One morning, less than two years ago, news spread in the Dudhana village in the Vidarbha region that another farmer had committed suicide. According to his wife's version, Kishan Bhima Atram finally succumbed to a morbid thought that he had been carrying for months. He carefully created a noose with a sari and hanged himself from the wooden beam of his hovel. But this tale, though familiar, had holes in it.
The 54-year-old Atram was not only a very frail man but also fully blind. According to the revenue records, he was not a farmer. He had few liabilities. He left behind an estranged second wife, Shindubai, who shared the hut but lived on the other side of a wall she had built. She was twenty years younger than him.
Nobody except Shindubai in Dudhana village actually believed that Atram could have killed himself. Yet, no one in the village objected when the police registered Atram's death as a suicide based on her statement. Villagers say, in private, that she killed Atram in the hope of getting Rs one lakh as relief from the Maharashtra government — the fixed compensation given to the families of debt ridden farmers who kill themselves. There is no evidence that substantiates the story that Shindubai was involved in her husband's death. She has since married and fled the village.
In Vidarbha's suicide belt there are many such stories. Villagers also say that not all suicides that have brought government's relief, are due to debt. There are many other reasons why a man would choose to go, they say.
"We are helpless," says Kailash Kanse, Yavatmal's Assistant Commissioner of Police (ACP). He summons a clerk and asks him to bring a file of farmer suicides in the district. He reads the figures aloud. In 2005, 92 farmers committed suicide. In 2006, the figure jumped to 196. He couldn't supply the number for 2007, but sources peg it at over 200. The sharp increase in the number of suicides after 2005 gives a clue. During the December 2005 winter session of the state assembly in Nagpur, chief minister Vilasrao Deshmukh had announced the Rs one lakh relief for the families of farmers who committed suicide due to severe debt. "The CM's motive was noble, but it seems to have backfired," says a senior IAS officer who in the past was involved in relief and rehabilitation schemes for farmers in Vidarbha. He did not want to be identified.
Villagers almost always know the real cause of a death in their neighbourhood. "But they don't protest because they think it is government money and that it is, after all, going to help a fellow villager," says Vinay Vairale, a documentary filmmaker who has researched the subject extensively in the Vidarbha region.
On January 2, 2006, 58-year-old Ramji Rathod of Irthal village in the Yavatmal district went to Bhadegaon, three kilometres away, to meet his relatives. While returning, he strayed from the paved road and took a short-cut through the jungles. He was later found dead in an abandoned well. The case was reported as suicide by his family. "Why would he choose to jump into a well which was three kilometers away from his house when he could have easily killed himself by swallowing pesticide," says a television journalist who covers the region.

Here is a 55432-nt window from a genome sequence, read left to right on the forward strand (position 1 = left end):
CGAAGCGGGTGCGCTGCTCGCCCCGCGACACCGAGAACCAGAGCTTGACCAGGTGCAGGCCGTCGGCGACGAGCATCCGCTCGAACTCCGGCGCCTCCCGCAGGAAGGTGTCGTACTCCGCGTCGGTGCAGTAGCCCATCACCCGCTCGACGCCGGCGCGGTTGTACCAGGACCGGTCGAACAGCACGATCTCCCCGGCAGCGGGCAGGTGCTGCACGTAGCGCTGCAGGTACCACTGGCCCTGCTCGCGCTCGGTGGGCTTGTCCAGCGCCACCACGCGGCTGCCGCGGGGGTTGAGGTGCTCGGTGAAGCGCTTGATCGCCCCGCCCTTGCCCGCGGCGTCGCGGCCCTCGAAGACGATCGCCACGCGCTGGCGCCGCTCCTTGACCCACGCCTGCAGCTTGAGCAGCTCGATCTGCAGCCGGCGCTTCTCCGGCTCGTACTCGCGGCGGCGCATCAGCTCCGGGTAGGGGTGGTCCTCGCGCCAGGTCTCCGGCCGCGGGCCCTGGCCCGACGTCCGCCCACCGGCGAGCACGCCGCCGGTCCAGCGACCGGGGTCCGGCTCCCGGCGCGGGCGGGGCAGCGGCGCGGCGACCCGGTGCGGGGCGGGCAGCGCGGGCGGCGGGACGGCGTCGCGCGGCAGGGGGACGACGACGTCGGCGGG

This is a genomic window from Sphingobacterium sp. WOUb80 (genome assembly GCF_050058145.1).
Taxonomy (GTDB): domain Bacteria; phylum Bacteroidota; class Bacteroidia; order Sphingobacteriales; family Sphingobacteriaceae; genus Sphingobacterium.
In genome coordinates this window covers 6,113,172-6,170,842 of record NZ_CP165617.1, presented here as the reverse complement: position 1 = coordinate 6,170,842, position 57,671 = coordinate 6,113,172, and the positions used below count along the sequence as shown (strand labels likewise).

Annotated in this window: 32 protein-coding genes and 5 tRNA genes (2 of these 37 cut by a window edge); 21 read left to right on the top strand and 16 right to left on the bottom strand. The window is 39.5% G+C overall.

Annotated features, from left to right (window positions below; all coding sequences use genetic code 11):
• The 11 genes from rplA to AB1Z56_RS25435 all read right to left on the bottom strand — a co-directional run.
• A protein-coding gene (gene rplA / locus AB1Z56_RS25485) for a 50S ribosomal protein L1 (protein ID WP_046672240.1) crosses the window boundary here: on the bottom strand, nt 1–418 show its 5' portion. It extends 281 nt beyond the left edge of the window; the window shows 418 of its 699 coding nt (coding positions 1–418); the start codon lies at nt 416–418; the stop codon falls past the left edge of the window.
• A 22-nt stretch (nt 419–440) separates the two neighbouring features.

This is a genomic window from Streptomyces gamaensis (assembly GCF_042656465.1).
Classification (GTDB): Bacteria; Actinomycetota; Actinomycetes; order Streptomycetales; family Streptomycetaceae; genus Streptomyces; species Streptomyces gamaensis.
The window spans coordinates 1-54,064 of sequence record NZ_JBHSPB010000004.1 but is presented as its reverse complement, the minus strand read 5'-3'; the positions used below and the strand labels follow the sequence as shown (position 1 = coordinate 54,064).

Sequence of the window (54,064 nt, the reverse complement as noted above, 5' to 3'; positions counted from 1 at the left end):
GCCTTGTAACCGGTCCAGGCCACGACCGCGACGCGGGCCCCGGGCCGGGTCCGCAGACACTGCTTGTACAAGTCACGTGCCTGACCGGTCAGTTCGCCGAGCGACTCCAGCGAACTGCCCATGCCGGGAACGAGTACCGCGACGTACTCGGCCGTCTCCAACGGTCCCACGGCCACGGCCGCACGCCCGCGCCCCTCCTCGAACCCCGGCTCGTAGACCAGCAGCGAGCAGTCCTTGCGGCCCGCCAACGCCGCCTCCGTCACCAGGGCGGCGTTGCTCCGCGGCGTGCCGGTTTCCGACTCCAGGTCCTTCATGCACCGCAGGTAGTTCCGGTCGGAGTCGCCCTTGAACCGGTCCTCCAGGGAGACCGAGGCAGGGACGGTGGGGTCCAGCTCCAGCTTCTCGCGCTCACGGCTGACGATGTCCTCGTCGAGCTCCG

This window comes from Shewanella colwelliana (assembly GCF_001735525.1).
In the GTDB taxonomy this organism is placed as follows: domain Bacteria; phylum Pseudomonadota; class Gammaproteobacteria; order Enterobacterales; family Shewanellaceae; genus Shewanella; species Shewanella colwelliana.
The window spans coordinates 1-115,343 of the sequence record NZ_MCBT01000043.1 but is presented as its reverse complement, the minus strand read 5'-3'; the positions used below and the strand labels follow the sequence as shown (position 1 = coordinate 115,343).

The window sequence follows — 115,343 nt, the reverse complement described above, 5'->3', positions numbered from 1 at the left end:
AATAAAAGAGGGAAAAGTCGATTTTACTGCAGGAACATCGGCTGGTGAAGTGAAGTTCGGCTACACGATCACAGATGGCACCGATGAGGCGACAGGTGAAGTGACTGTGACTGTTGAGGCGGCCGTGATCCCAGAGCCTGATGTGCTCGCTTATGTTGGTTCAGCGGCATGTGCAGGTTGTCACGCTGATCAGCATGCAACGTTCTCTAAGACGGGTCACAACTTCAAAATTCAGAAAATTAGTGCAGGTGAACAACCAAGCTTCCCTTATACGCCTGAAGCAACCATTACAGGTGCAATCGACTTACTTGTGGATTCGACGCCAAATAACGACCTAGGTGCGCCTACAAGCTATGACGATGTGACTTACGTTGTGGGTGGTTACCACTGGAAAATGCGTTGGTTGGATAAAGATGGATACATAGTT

Villagers in the same district say that a 39-year-old man had killed his 60-year-old father and passed off the murder as suicide. The reason is somewhat complex. The assailant's wife, with the complicity of her own husband, was having an affair with a villager, and the old man had one day caught the two in a compromising position. Before the old man could create trouble, his son killed him by first strangulating him and then shoving pesticide into his mouth. Next morning, he announced that his father had committed suicide. And even got relief, according to the villagers.
Twenty one-year-old Vineet Ram Shukla of Umar Sara, a hamlet on a hill near Yavatmal used to run a car rental business. A bank had financed it and the loan of Rs three lakh was in the name of Ram Pal, Shukla's father. On December 4, 2006, Shukla committed suicide. It was attributed to debts. He was very tense. "Our crop had failed and I was finding it difficult to pay the bank's installments," says his father Ram Pal on the phone. But a villager says that the boy was in love with a local girl, and parental objection was the reason he gulped the pesticide.
Most politicians, predictably, shy away from acknowledging this phenomenon, but some have dared to be fiercely frank. Gulabrao Gawande, Shiv Sena MLA from Akola, is one. "It's not always loans. And it's not always bank loans," says the strongly-built, bearded man eating a frugal lunch in his official residence in South Mumbai.
In a way, Gawande was partly responsible for the CM's Rs one lakh compensation to the families of debt victims. In December 2005, in the well of the assembly in Nagpur, Gawande tried to commit suicide or he pretended to do so. He doused himself with kerosene and was about to light a matchstick when other MLAs stopped him. The incident grabbed headlines globally, with even the BBC interviewing Gawande.
Politicians, evidently, love doling out highly publicised compensations. Acclaimed journalist P Sainath who has covered the farmer's suicide extensively was among those whom the Prime Minister Manmohan Singh spoke to before he visited Vidarbha in 2006. The centre and the state together announced a package of Rs 165 crore to farmers for the purchase of cows. Sainath had suggested that more than cows, farmers needed facilities to store rainwater and grow jowar, a popular crop in Vidarbha.
"The agriculture ministry shot down the idea and insisted on giving the farmers cows. Now a number of farmers have sold those cows as they don't have money to buy fodder for them," says Sainath.